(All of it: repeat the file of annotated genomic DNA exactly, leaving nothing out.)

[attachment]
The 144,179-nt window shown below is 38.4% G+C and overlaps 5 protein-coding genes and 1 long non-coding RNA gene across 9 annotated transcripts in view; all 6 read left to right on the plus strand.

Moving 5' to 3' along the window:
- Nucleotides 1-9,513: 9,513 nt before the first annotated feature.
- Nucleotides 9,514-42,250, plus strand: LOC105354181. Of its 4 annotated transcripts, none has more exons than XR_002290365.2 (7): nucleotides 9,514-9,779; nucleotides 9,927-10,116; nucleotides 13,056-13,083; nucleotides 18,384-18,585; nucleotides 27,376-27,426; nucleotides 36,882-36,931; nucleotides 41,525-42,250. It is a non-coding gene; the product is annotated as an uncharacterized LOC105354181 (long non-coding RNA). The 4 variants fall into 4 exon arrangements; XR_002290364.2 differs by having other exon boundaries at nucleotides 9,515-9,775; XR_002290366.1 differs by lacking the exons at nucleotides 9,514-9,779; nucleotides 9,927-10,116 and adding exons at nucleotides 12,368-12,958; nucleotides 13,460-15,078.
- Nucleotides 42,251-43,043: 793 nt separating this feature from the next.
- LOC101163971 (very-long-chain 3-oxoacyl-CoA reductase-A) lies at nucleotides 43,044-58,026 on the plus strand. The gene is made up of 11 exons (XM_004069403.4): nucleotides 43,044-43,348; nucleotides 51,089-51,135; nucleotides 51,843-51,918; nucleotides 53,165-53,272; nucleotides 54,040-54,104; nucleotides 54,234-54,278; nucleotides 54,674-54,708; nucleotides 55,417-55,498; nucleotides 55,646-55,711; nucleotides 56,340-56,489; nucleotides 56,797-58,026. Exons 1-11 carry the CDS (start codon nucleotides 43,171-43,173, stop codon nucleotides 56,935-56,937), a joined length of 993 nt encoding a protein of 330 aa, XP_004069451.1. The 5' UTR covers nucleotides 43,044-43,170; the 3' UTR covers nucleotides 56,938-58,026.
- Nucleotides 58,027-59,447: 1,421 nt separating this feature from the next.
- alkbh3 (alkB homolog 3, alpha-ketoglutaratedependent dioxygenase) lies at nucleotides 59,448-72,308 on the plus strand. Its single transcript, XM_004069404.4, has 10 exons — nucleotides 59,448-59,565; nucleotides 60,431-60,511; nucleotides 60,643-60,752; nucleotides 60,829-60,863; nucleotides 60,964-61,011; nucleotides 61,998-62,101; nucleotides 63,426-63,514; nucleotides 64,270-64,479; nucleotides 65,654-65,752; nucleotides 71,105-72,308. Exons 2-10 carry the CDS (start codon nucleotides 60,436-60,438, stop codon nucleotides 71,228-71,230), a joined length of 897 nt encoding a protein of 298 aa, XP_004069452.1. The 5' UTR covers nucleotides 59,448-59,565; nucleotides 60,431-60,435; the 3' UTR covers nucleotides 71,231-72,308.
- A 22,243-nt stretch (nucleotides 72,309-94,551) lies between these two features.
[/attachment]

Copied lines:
The 144,179-nt window shown below is 38.4% G+C and overlaps 5 protein-coding genes and 1 long non-coding RNA gene across 9 annotated transcripts in view; all 6 read left to right on the plus strand.

Moving 5' to 3' along the window:
- Nucleotides 1-9,513: 9,513 nt before the first annotated feature.
- Nucleotides 9,514-42,250, plus strand: LOC105354181. Of its 4 annotated transcripts, none has more exons than XR_002290365.2 (7): nucleotides 9,514-9,779; nucleotides 9,927-10,116; nucleotides 13,056-13,083; nucleotides 18,384-18,585; nucleotides 27,376-27,426; nucleotides 36,882-36,931; nucleotides 41,525-42,250. It is a non-coding gene; the product is annotated as an uncharacterized LOC105354181 (long non-coding RNA). The 4 variants fall into 4 exon arrangements; XR_002290364.2 differs by having other exon boundaries at nucleotides 9,515-9,775; XR_002290366.1 differs by lacking the exons at nucleotides 9,514-9,779; nucleotides 9,927-10,116 and adding exons at nucleotides 12,368-12,958; nucleotides 13,460-15,078.
- Nucleotides 42,251-43,043: 793 nt separating this feature from the next.
- LOC101163971 (very-long-chain 3-oxoacyl-CoA reductase-A) lies at nucleotides 43,044-58,026 on the plus strand. The gene is made up of 11 exons (XM_004069403.4): nucleotides 43,044-43,348; nucleotides 51,089-51,135; nucleotides 51,843-51,918; nucleotides 53,165-53,272; nucleotides 54,040-54,104; nucleotides 54,234-54,278; nucleotides 54,674-54,708; nucleotides 55,417-55,498; nucleotides 55,646-55,711; nucleotides 56,340-56,489; nucleotides 56,797-58,026. Exons 1-11 carry the CDS (start codon nucleotides 43,171-43,173, stop codon nucleotides 56,935-56,937), a joined length of 993 nt encoding a protein of 330 aa, XP_004069451.1. The 5' UTR covers nucleotides 43,044-43,170; the 3' UTR covers nucleotides 56,938-58,026.
- Nucleotides 58,027-59,447: 1,421 nt separating this feature from the next.
- alkbh3 (alkB homolog 3, alpha-ketoglutaratedependent dioxygenase) lies at nucleotides 59,448-72,308 on the plus strand. Its single transcript, XM_004069404.4, has 10 exons — nucleotides 59,448-59,565; nucleotides 60,431-60,511; nucleotides 60,643-60,752; nucleotides 60,829-60,863; nucleotides 60,964-61,011; nucleotides 61,998-62,101; nucleotides 63,426-63,514; nucleotides 64,270-64,479; nucleotides 65,654-65,752; nucleotides 71,105-72,308. Exons 2-10 carry the CDS (start codon nucleotides 60,436-60,438, stop codon nucleotides 71,228-71,230), a joined length of 897 nt encoding a protein of 298 aa, XP_004069452.1. The 5' UTR covers nucleotides 59,448-59,565; nucleotides 60,431-60,435; the 3' UTR covers nucleotides 71,231-72,308.
- A 22,243-nt stretch (nucleotides 72,309-94,551) lies between these two features.